Peter D. Wagner, M.D., is Distinguished Professor of Medicine & Bioengineering at the University of California, San Diego (UCSD), in La Jolla, California. After obtaining his M.B., B.S., and B.Sc. (Medicine) degrees from Sydney University in 1968, he did postdoctoral work with Professor John West at UCSD. He then joined the UCSD medical faculty and has remained there to the present time. His research addresses the theoretical and experimental basis of oxygen transport and its limitations in the lungs and skeletal muscles in health and disease. A particular focus is on muscle capillary growth regulation using molecular biological approaches in integrated systems. He has served as a National Institutes of Health (NIH) study section member and chair, associate editor of the Journal of Clinical Investigation, and associate editor of the Journal of Applied Physiology. He was president of the American Thoracic Society 2005-2006, and was president of the American Physiological Society 2010-2011. Current major responsibilities include serving as editor of the Journal of Applied Physiology, editor of two sections of Comprehensive Physiology, chair of an NIH study section, and treasurer of the International Union of Physiological Sciences. He has published more than 350 peer-reviewed research articles and more than 120 invited chapters and other contributions.
Gayle E. Woloschak, Ph.D., is a professor in the Department of Radiology at the Feinberg School of Medicine at Northwestern University. Her research interests include studies of the molecular biology of lymphocyte and motor neuron abnormalities in DNA repair–deficient mice, studies of radiation-inducible nanoparticles, and the analysis of molecular mechanisms of oncogenesis in radiation-induced tumors. She received her Ph.D. in medical sciences (microbiology) from the Medical College of Ohio and did postdoctoral training in the departments of immunology and molecular biology at the Mayo Clinic. Dr. Woloschak was a senior
molecular biologist and group leader of the Biosciences Division at Argonne National Laboratory, and a senior fellow at the Nanosciences Consortium of Argonne National Laboratory–University of Chicago. She has served as a member on the National Institutes of Health’s radiation study section and on the National Academies of Sciences, Engineering, and Medicine Committee on the Evaluation of Radiation Shielding for Space Exploration, and she has chaired NASA’s peer-review radiation biology committee.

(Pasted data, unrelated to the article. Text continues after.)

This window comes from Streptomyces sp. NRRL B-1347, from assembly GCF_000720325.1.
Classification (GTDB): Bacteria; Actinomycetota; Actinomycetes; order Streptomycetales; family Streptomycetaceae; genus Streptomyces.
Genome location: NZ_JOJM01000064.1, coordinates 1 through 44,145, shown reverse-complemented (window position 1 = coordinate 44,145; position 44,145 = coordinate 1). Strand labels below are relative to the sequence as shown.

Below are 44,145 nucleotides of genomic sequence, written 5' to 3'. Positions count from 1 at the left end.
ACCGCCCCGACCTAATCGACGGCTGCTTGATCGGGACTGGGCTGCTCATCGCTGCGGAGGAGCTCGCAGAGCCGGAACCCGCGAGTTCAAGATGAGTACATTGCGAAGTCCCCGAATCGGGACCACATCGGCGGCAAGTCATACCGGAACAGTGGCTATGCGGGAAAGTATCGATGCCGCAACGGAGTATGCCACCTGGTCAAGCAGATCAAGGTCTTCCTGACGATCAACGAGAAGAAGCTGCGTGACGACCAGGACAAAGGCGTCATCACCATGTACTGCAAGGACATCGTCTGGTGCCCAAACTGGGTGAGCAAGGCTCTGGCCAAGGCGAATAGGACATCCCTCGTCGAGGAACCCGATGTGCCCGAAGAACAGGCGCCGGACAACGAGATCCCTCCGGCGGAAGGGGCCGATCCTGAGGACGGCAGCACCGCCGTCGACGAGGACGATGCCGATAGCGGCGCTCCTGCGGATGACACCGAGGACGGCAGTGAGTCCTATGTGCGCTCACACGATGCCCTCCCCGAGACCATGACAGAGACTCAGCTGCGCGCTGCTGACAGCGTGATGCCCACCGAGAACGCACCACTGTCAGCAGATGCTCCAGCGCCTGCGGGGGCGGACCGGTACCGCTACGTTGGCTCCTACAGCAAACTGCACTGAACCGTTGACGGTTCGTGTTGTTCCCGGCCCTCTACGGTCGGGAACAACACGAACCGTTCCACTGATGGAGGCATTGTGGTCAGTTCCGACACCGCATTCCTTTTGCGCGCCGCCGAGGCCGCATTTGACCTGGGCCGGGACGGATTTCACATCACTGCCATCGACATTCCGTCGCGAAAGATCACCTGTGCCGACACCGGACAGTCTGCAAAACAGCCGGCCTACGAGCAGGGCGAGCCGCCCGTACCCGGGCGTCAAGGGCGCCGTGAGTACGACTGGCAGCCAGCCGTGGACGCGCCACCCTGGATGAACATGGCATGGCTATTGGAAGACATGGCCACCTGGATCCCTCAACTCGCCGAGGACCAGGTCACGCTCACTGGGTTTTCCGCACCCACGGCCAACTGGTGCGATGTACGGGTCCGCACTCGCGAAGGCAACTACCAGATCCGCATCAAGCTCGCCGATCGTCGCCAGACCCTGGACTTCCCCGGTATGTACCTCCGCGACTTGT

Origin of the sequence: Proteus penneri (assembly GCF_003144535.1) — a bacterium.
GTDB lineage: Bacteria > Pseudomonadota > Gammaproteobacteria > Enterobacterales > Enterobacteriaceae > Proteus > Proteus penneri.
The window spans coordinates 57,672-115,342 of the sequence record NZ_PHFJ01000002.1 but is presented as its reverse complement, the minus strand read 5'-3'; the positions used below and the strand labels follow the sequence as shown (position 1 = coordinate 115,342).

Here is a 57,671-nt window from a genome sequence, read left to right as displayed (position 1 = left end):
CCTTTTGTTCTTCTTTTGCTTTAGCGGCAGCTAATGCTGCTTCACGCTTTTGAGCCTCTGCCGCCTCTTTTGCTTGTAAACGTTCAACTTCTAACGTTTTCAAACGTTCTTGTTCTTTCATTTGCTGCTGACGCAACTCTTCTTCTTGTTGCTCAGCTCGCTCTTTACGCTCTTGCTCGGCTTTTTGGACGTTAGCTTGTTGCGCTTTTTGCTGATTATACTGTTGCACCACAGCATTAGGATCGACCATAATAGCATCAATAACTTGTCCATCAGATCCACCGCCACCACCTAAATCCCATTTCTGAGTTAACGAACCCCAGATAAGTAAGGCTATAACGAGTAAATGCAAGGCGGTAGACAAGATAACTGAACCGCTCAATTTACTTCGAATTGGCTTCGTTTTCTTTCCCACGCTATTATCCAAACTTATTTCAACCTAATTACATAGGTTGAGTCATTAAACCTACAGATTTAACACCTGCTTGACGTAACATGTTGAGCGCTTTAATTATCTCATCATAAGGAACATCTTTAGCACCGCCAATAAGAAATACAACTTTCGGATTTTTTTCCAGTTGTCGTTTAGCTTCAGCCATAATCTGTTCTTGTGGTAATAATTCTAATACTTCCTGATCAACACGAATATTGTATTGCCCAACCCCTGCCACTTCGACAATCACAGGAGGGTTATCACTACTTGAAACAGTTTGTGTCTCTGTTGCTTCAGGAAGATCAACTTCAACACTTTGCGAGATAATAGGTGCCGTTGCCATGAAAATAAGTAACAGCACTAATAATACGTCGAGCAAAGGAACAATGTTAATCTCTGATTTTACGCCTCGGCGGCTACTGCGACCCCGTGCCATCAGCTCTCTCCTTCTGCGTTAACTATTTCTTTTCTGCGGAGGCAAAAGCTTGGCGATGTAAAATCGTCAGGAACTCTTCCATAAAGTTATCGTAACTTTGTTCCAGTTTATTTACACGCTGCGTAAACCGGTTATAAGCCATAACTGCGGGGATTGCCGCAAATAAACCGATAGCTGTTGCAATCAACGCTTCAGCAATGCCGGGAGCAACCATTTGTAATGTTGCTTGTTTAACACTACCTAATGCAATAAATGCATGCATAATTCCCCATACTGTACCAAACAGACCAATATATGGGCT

Laurence R. Young, Sc.D., is professor of astronautics and professor of health sciences and technology at the Massachusetts Institute of Technology (MIT). He was the founding director (1997-2001) of the National Space Biomedical Research Institute. Dr. Young is a full member of the International Academy of Astronautics. He received an A.B. from Amherst College; a certificate in applied mathematics from the Sorbonne in Paris, as a French government fellow; and S.B. and S.M. degrees in electrical engineering and an Sc.D. in instrumentation from MIT. He joined the MIT faculty in 1962 and co-founded the Man Vehicle Laboratory, which does research on the visual and vestibular systems, visual-vestibular interaction, flight simulation, space motion sickness, and manual control and displays. In 1991, Dr. Young was selected as a payload specialist for Spacelab Life Sciences 2. He spent 2 years in training at the Johnson Space Center and served as alternate payload specialist during the October 1993 mission. He was chairman of the Harvard–MIT Committee on Biomedical Engineering and Physics and the interdepartmental Ph.D. program in biomedical engineering, and he directs the Harvard–MIT Program in Bioastronautics. Dr. Young is a member of the National Academy of Medicine and the National Academy of Engineering and has served on many National Academies of Sciences, Engineering, and Medicine committees, including the Committee on Aerospace Medicine and the Medicine of Extreme Environments.